An Australian TV show has sparked outrage after inviting viewers to vote in a poll on whether women on welfare benefits should be forced to take contraception.
A Current Affair, which airs on Network Nine, broadcast a ten minute segment in which a former politician made the case for the measure. Gary Johns, a former government minister and author of the book ‘No Contraception, No Dole’ explained why he thought the policy was a reasonable proposal.
He told viewers that women were treating babies like “cash cows” and manipulating the system in order to have children for money.
He said: “If someone is on an Unemployment Benefit they should be looking for work; not starting a family. If someone’s on a Parenting Payment, perhaps because they’re a single mother, they should be looking after existing children; not having more children. If someone’s on Youth Allowance- they’re a very young woman, they should be studying; not starting a family.”
Mr Johns said that under his proposal, a woman would have an implant coil inserted in order to receive welfare payments, but could have the coil removed once she entered full time work.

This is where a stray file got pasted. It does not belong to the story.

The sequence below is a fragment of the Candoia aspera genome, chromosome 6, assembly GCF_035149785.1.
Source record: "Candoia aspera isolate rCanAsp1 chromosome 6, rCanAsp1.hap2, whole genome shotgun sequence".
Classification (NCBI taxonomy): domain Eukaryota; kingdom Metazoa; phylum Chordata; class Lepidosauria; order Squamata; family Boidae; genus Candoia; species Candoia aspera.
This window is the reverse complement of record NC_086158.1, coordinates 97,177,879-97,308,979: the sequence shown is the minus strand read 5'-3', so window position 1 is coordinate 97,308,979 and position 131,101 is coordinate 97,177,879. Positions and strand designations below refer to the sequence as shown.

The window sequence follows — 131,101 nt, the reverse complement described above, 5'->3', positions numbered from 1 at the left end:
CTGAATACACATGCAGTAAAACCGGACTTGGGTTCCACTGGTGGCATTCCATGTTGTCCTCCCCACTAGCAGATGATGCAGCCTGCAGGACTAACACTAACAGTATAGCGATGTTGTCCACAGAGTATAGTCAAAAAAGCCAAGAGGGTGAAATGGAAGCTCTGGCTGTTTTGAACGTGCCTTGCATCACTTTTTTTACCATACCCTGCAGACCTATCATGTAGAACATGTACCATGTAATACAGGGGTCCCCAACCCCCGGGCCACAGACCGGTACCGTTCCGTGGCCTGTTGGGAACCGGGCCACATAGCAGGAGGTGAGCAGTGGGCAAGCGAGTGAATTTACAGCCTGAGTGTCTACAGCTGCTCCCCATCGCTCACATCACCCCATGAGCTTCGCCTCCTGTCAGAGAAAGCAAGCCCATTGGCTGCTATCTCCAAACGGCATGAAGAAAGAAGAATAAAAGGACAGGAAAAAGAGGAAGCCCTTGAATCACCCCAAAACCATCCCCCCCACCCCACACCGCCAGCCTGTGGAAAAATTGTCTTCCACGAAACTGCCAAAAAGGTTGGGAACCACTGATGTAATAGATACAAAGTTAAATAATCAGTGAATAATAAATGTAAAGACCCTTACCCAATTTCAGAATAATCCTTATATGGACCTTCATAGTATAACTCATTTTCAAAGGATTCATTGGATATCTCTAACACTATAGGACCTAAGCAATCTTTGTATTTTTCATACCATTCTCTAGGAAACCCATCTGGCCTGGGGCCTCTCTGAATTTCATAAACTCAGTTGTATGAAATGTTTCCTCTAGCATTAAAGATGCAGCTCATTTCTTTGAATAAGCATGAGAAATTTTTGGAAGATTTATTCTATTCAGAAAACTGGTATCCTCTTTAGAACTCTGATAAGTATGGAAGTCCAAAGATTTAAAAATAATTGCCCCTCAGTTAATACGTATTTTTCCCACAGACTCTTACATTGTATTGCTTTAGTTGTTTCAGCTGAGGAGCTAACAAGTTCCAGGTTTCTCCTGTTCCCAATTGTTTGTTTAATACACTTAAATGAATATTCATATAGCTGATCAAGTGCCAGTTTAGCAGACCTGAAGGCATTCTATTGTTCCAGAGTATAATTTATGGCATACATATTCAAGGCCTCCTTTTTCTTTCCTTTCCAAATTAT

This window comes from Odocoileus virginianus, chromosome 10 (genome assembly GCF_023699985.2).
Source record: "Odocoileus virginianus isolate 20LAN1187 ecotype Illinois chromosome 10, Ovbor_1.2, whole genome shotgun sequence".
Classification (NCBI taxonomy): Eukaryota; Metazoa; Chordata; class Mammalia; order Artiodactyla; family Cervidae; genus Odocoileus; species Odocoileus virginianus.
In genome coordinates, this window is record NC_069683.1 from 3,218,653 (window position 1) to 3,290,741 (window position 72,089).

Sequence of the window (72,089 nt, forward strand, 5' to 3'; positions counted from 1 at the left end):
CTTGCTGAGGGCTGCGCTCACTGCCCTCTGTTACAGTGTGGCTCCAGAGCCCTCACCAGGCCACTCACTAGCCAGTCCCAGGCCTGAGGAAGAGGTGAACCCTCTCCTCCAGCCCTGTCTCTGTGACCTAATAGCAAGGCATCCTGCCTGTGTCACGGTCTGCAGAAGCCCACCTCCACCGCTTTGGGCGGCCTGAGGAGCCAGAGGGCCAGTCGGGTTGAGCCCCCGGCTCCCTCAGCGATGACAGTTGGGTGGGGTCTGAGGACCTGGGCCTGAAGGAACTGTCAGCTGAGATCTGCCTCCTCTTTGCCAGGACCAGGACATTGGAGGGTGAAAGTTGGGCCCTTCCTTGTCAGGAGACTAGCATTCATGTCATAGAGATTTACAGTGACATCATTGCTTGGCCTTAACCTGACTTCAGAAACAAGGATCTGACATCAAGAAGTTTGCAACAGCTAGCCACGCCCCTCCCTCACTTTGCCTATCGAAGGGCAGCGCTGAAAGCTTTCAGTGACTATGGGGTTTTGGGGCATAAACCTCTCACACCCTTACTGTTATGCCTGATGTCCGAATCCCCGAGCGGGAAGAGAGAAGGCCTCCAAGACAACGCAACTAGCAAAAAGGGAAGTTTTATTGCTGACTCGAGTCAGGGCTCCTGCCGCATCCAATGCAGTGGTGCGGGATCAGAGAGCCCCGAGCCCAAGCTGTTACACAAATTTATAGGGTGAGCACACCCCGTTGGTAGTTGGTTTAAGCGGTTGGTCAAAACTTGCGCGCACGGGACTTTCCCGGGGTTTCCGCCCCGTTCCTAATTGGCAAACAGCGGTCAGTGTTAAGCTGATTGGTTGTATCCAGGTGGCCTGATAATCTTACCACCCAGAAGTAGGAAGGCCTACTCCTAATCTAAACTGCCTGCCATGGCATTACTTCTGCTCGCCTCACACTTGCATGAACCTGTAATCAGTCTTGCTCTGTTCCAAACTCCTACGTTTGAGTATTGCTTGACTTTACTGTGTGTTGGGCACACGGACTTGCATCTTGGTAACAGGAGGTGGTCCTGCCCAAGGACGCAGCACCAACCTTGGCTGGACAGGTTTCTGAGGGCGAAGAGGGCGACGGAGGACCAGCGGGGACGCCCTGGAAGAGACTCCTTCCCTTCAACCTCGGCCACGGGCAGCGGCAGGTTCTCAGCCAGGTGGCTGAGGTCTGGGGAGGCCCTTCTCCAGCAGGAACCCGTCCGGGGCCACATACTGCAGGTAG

He said the step would break the cycle of poverty which sees generations of Australians experience the same low socio-economic conditions inter-generationally.
He says 60,000 births last year in Australia were to women who were in receipt of benefit, amounting to 20 per cent of all births.
Side effects experienced by some women from the implant can include heavy vaginal bleeding and lower abdominal pain.
The programme did not mention if Mr Johns also wished to see men on welfare benefits undergo temporary sterilisation, nor how his logic applied to lesbian women, nor to women who were infertile due to an existing medical condition or old age.
The segment has prompted outcry online with viewers taking to social media to express their shock. One wrote: “Does A Current Affair understand they are actually canvassing a eugenics programme?”
Another said: “Hey A Current Affair- if a question starts with ‘Should women be forced to…’ then it shouldn’t be asked.”
Others suggested alternate questions the programme could ask, including ‘Should poor people be ground up and fed to lions, or composted?’, ‘Should the producers on A Current Affair apply for a brain transplant’?
The Independent has contacted A Current Affair for comment
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